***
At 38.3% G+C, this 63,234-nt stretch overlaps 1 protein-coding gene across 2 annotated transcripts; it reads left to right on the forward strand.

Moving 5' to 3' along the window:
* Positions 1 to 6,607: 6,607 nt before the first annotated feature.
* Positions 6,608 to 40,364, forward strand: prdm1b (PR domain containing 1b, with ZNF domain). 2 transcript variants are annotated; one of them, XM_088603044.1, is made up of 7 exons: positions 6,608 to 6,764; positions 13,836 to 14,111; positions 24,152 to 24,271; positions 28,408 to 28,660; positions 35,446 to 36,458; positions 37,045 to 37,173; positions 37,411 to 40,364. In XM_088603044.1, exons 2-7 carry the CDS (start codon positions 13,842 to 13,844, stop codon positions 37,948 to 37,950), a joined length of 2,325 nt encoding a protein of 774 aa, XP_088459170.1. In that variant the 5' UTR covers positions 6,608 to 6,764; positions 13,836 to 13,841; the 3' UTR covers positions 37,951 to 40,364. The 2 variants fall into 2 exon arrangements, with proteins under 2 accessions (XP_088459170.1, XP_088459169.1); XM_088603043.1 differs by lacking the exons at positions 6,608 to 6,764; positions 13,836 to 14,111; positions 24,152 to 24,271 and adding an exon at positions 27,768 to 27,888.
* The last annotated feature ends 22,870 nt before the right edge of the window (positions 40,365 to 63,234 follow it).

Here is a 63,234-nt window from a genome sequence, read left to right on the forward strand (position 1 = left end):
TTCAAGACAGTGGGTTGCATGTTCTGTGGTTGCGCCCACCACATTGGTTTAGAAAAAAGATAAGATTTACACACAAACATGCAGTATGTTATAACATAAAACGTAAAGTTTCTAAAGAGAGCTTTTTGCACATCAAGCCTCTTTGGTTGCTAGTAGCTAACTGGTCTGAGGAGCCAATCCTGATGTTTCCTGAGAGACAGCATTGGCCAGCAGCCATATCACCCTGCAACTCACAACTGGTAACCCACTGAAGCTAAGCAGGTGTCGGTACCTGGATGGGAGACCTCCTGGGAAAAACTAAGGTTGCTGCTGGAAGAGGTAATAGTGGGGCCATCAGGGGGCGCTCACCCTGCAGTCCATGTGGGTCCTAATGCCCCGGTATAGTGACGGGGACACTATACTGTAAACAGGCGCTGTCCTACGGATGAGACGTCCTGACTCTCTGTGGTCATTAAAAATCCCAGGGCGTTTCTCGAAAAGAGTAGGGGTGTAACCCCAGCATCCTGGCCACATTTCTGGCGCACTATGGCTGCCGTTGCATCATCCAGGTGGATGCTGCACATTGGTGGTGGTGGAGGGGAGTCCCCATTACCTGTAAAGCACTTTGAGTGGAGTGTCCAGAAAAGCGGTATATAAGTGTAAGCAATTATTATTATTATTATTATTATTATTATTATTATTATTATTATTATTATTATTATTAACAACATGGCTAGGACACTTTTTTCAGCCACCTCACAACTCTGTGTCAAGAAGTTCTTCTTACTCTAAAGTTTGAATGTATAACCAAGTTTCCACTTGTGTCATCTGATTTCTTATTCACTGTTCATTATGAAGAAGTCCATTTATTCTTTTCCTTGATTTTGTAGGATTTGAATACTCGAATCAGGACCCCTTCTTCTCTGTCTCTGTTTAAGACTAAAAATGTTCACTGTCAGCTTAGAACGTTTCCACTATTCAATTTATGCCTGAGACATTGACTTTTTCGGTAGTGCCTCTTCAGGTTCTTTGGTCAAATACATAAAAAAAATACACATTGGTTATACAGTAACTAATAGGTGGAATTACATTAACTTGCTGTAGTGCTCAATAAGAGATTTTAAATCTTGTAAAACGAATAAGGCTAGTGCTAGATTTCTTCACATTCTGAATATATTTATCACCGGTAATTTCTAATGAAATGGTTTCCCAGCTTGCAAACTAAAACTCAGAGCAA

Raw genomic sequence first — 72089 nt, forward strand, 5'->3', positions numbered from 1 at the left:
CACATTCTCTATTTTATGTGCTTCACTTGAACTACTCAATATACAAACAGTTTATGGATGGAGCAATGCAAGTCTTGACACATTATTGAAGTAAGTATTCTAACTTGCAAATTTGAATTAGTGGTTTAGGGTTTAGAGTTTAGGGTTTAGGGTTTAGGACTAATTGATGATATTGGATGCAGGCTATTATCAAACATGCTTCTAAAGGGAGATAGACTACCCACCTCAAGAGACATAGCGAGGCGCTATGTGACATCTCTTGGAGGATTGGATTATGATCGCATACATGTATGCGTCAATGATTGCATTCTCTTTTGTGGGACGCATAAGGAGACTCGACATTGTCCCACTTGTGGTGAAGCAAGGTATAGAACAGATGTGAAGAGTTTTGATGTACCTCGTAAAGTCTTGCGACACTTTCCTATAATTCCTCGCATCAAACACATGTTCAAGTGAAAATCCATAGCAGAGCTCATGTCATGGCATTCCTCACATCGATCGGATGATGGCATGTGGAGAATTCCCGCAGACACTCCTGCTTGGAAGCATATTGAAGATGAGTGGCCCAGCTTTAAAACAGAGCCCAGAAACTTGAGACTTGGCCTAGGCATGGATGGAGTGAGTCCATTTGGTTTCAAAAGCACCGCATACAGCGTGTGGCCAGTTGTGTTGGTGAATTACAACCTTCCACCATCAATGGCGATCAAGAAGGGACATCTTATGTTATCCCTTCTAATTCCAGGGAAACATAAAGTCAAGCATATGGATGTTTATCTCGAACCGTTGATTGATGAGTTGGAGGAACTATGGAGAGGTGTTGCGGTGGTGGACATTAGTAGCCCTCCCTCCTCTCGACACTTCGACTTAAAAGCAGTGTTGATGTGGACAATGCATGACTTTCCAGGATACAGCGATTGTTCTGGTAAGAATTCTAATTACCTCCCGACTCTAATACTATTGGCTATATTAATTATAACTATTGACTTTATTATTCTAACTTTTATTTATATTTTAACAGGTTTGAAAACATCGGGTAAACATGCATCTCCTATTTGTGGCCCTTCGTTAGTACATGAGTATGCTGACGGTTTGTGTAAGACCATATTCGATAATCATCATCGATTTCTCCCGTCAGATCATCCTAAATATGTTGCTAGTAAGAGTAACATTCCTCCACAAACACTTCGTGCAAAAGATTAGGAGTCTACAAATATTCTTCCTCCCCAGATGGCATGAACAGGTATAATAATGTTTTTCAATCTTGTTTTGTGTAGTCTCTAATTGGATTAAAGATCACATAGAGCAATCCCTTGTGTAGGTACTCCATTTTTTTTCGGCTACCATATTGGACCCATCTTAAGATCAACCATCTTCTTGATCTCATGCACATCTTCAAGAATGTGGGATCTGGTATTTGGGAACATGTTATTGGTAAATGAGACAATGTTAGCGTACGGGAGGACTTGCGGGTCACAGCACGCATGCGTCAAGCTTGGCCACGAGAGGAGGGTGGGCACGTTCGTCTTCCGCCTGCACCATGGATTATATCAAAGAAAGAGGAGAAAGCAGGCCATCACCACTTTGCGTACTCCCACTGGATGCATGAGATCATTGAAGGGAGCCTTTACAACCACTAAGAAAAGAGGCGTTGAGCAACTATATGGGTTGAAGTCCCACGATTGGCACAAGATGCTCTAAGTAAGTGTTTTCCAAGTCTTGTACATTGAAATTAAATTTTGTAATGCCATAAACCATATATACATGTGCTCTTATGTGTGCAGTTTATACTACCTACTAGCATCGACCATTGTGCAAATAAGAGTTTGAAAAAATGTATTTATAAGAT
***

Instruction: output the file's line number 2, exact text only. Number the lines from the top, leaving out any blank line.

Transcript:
Moving 5' to 3' along the window: